Eyes in the back of your head
By Nathan Rice
A group of second-graders gathered around me as I introduced myself to them again. I told them we’d be together all week and shared the basic rules of the campground. One boy who was paying close attention asked me, “Do you see everything, like mom and dad?” “Yes,” I replied. “Yes, I do.”
Later that evening they were in their bunks. I said the evening prayer, which meant they were now supposed to be quiet so that everyone could fall asleep. I had to get something out of an adjoining room, so I slipped out of the room quietly. I grabbed the item and was returning to their room when I heard one of them begin a phrase. “Shhhh. Guys, just because he isn’t here doesn’t mean he doesn’t,” I finished his sentence as I slipped back into my bunk saying, “Hear everything.” It was perfect timing!
A few of them gasped at my ability to finish the sentence while others became instantly silent. The only one who spoke was the camper from my church who yelled, “I told you! I told you!”
Every one of them was fully convinced I heard everything and had eyes in the back of my head, just like mom and dad.
Eyes in the back of the head are something that has been associated with parents and teachers for a very long time.
My concern is that many parents and adults who work with children have begun to forfeit those additional eyes. Many are no longer paying attention to the activities of their children, especially when it comes to media and digital content.
Children in our country have unprecedented access to the world. Television, books, movies, video games, video sharing sites and audio podcasts provide access to things like never before. Add the countless pages of the Internet, and children can see or hear nearly anything.
This can be a great asset in learning, but it also opens a dark and scary place that children should not be forced to navigate on their own.
Unfortunately, many children are placed in this digital world without supervision. They are free to roam throughout an immense library of digital content.
Children should view not every site on the internet, and there are countless movies, television shows, songs and online video clips that children are not yet mature enough to process.
Parents, teachers and all those who love children need to retain that second pair of eyes and keen sense of hearing so they can be used in the digital world.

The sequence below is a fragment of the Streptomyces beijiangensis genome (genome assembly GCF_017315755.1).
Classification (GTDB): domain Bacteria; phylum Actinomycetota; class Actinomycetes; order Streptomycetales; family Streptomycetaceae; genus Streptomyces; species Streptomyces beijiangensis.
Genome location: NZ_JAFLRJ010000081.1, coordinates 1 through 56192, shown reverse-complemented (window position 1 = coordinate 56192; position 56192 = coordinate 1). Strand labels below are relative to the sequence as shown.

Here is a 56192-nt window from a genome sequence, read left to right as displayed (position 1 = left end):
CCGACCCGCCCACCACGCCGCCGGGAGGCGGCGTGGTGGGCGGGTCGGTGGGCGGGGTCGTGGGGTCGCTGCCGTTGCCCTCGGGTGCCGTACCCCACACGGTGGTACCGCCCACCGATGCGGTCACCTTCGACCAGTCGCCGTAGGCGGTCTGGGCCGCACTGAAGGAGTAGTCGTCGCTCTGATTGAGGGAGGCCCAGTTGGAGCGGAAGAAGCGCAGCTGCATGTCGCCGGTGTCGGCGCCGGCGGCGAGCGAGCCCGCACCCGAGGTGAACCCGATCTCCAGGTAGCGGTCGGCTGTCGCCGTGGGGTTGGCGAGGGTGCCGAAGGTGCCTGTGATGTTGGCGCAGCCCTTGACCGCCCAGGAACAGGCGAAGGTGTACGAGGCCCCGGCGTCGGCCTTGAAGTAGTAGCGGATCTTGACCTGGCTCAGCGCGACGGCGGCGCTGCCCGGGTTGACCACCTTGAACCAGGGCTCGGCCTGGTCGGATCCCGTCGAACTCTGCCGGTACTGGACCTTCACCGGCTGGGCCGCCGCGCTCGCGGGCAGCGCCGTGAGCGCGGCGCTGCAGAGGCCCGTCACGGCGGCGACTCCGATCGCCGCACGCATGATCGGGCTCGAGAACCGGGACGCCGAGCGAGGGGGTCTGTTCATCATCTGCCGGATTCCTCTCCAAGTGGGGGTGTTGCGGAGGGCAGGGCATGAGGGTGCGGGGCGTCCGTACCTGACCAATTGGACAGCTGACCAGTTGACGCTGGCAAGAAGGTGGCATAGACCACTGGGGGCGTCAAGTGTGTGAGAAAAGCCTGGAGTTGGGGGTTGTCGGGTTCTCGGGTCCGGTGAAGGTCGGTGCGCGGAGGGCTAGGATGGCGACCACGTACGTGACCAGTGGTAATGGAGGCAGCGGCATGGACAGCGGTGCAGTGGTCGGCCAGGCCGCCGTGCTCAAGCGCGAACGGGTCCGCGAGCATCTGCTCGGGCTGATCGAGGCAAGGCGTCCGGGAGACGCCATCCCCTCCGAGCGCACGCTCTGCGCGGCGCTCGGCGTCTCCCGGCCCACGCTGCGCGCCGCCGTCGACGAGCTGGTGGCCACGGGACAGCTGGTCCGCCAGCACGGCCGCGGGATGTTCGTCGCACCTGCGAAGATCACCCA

There are online sites that review movies, music, television shows and video games for parents. These sites explain the content of the media and share the amount of foul language, sexual content, violence and more. Parents can use this to help determine if a particular media item is appropriate for their children. There’s no reason to guess what something might contain when this type of information is readily available.
Filtering and monitoring programs are available for computers, tablets and phones. These programs report activity to parents and block certain sites from even appearing. It’s a great way to help parents know exactly what is being viewed on the computer.
Where media is used can also make a big difference. Computers kept in common areas of the home allow parents to see and hear what their children are watching. There are many children in their rooms cruising through media, which leaves parents with no knowledge of what their children are viewing.
Monitoring children’s media use will take work. It takes an investment of time and energy, but it’s needed if we wish to protect their hearts and minds.
None of us would hand children a handful of knives and tell them to go have fun while we cook dinner, but many of us give children unfiltered access to a digital world that can hurt them much more than a sharp blade.
We must — I repeat, must — use the eyes in the back of our heads in the digital world as well as in the real world if we wish to protect our children’s hearts and minds.
Nathan Rice is a Hampton Roads native and can be reached at email@example.com.